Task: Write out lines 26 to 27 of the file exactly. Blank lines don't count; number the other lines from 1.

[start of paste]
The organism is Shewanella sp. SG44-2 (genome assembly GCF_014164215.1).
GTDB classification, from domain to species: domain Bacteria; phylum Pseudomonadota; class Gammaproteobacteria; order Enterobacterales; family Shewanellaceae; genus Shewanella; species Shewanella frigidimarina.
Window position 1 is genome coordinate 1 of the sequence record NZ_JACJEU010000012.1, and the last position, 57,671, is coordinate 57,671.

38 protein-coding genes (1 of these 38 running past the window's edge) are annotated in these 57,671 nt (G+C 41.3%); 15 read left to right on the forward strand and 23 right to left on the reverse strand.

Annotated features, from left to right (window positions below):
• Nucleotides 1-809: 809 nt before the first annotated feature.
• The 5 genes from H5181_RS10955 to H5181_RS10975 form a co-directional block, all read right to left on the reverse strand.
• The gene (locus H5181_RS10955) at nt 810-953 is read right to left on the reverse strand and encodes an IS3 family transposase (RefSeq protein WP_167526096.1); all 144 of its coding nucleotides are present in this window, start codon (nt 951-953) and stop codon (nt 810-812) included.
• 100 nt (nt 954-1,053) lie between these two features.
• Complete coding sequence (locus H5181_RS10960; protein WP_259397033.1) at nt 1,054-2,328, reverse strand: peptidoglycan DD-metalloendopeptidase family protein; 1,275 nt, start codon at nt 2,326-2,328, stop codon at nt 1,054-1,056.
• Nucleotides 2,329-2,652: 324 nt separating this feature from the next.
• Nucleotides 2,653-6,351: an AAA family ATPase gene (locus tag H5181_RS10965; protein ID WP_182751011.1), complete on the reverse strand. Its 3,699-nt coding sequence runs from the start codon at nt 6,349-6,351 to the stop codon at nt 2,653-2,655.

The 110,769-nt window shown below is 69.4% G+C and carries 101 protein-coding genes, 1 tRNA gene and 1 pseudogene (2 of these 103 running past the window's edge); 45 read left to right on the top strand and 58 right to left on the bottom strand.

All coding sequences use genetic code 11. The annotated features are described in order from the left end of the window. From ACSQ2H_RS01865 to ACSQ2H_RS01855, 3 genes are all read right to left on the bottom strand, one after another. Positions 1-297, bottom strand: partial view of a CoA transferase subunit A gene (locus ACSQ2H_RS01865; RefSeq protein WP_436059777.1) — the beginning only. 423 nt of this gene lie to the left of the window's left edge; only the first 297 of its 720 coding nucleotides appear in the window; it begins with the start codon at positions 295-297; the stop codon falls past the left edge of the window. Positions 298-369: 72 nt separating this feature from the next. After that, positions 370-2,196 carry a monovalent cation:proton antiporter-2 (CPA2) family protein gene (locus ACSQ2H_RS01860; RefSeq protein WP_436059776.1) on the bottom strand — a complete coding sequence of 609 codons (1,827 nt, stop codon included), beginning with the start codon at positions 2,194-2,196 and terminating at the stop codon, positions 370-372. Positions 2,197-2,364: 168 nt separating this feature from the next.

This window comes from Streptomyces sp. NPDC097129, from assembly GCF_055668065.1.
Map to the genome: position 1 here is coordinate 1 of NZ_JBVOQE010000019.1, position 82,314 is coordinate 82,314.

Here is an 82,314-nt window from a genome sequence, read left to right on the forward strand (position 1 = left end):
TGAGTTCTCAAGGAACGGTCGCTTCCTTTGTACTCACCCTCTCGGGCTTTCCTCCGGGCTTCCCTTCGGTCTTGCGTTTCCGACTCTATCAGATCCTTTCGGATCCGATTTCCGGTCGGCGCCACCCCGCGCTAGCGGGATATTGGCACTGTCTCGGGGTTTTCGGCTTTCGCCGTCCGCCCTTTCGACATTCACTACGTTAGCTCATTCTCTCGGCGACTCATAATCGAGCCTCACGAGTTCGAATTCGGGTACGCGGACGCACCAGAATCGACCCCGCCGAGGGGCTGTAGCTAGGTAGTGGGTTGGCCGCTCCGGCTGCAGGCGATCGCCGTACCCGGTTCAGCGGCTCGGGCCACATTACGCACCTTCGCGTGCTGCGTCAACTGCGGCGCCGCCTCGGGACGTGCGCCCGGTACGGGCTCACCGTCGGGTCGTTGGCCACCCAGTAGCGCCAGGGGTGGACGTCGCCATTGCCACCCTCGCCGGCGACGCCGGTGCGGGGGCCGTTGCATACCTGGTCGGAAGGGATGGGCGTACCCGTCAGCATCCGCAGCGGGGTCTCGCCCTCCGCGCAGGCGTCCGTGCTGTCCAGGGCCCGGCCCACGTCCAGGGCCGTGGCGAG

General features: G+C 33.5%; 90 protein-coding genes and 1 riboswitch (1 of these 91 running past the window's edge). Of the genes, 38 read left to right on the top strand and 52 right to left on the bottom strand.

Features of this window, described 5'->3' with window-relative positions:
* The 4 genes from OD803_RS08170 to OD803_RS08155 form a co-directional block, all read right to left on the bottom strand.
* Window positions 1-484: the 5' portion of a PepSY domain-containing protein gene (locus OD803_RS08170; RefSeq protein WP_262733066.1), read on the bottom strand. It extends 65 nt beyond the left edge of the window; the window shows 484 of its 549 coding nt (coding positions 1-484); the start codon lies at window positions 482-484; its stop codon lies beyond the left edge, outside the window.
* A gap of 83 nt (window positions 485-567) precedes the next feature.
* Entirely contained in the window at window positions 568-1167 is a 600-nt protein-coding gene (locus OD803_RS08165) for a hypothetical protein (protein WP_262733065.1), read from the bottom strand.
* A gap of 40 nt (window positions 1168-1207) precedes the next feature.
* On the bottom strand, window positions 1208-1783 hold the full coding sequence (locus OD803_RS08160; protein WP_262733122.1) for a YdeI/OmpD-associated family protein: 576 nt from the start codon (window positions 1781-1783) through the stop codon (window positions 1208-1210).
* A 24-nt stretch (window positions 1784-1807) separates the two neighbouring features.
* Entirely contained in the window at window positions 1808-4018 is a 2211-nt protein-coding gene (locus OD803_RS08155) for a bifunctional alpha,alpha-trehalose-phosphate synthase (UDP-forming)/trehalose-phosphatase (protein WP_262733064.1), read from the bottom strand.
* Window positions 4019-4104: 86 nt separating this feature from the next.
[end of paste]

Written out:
* On the bottom strand, window positions 1208-1783 hold the full coding sequence (locus OD803_RS08160; protein WP_262733122.1) for a YdeI/OmpD-associated family protein: 576 nt from the start codon (window positions 1781-1783) through the stop codon (window positions 1208-1210).
* A 24-nt stretch (window positions 1784-1807) separates the two neighbouring features.